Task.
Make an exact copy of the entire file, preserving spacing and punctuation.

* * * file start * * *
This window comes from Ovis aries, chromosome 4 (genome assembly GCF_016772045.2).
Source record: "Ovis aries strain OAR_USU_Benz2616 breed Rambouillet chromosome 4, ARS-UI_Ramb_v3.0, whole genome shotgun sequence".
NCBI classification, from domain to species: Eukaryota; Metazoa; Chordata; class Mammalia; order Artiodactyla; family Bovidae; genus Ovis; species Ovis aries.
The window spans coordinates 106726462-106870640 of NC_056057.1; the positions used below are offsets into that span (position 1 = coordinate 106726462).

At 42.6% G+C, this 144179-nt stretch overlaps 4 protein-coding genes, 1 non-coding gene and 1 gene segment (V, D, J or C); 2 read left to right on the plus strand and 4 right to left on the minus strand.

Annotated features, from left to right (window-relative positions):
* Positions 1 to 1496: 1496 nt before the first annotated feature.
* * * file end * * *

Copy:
This window comes from Ovis aries, chromosome 4 (genome assembly GCF_016772045.2).
Source record: "Ovis aries strain OAR_USU_Benz2616 breed Rambouillet chromosome 4, ARS-UI_Ramb_v3.0, whole genome shotgun sequence".
NCBI classification, from domain to species: Eukaryota; Metazoa; Chordata; class Mammalia; order Artiodactyla; family Bovidae; genus Ovis; species Ovis aries.
The window spans coordinates 106726462-106870640 of NC_056057.1; the positions used below are offsets into that span (position 1 = coordinate 106726462).

At 42.6% G+C, this 144179-nt stretch overlaps 4 protein-coding genes, 1 non-coding gene and 1 gene segment (V, D, J or C); 2 read left to right on the plus strand and 4 right to left on the minus strand.

Annotated features, from left to right (window-relative positions):
* Positions 1 to 1496: 1496 nt before the first annotated feature.